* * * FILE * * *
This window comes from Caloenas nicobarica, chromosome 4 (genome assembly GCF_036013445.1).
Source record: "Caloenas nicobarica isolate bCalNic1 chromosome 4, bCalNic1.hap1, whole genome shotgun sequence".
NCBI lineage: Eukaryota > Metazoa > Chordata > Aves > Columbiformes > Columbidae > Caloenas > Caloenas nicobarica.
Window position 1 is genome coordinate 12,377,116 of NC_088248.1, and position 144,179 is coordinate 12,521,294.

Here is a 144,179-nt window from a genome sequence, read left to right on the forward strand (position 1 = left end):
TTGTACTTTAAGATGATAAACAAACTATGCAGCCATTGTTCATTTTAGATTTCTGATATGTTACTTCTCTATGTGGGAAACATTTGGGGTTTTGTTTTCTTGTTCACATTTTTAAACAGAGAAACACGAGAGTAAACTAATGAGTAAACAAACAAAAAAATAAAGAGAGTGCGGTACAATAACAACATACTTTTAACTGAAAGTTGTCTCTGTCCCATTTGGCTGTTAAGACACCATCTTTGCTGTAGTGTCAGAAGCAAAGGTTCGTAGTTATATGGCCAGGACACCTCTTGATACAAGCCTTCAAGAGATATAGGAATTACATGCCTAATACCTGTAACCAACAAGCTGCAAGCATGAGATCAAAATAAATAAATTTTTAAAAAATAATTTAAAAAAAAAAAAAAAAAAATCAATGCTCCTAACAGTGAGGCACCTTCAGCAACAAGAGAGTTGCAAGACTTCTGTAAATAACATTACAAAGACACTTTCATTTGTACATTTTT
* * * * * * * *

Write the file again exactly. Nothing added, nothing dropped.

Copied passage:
This window comes from Caloenas nicobarica, chromosome 4 (genome assembly GCF_036013445.1).
Source record: "Caloenas nicobarica isolate bCalNic1 chromosome 4, bCalNic1.hap1, whole genome shotgun sequence".
NCBI lineage: Eukaryota > Metazoa > Chordata > Aves > Columbiformes > Columbidae > Caloenas > Caloenas nicobarica.
Window position 1 is genome coordinate 12,377,116 of NC_088248.1, and position 144,179 is coordinate 12,521,294.

Here is a 144,179-nt window from a genome sequence, read left to right on the forward strand (position 1 = left end):
TTGTACTTTAAGATGATAAACAAACTATGCAGCCATTGTTCATTTTAGATTTCTGATATGTTACTTCTCTATGTGGGAAACATTTGGGGTTTTGTTTTCTTGTTCACATTTTTAAACAGAGAAACACGAGAGTAAACTAATGAGTAAACAAACAAAAAAATAAAGAGAGTGCGGTACAATAACAACATACTTTTAACTGAAAGTTGTCTCTGTCCCATTTGGCTGTTAAGACACCATCTTTGCTGTAGTGTCAGAAGCAAAGGTTCGTAGTTATATGGCCAGGACACCTCTTGATACAAGCCTTCAAGAGATATAGGAATTACATGCCTAATACCTGTAACCAACAAGCTGCAAGCATGAGATCAAAATAAATAAATTTTTAAAAAATAATTTAAAAAAAAAAAAAAAAAAATCAATGCTCCTAACAGTGAGGCACCTTCAGCAACAAGAGAGTTGCAAGACTTCTGTAAATAACATTACAAAGACACTTTCATTTGTACATTTTT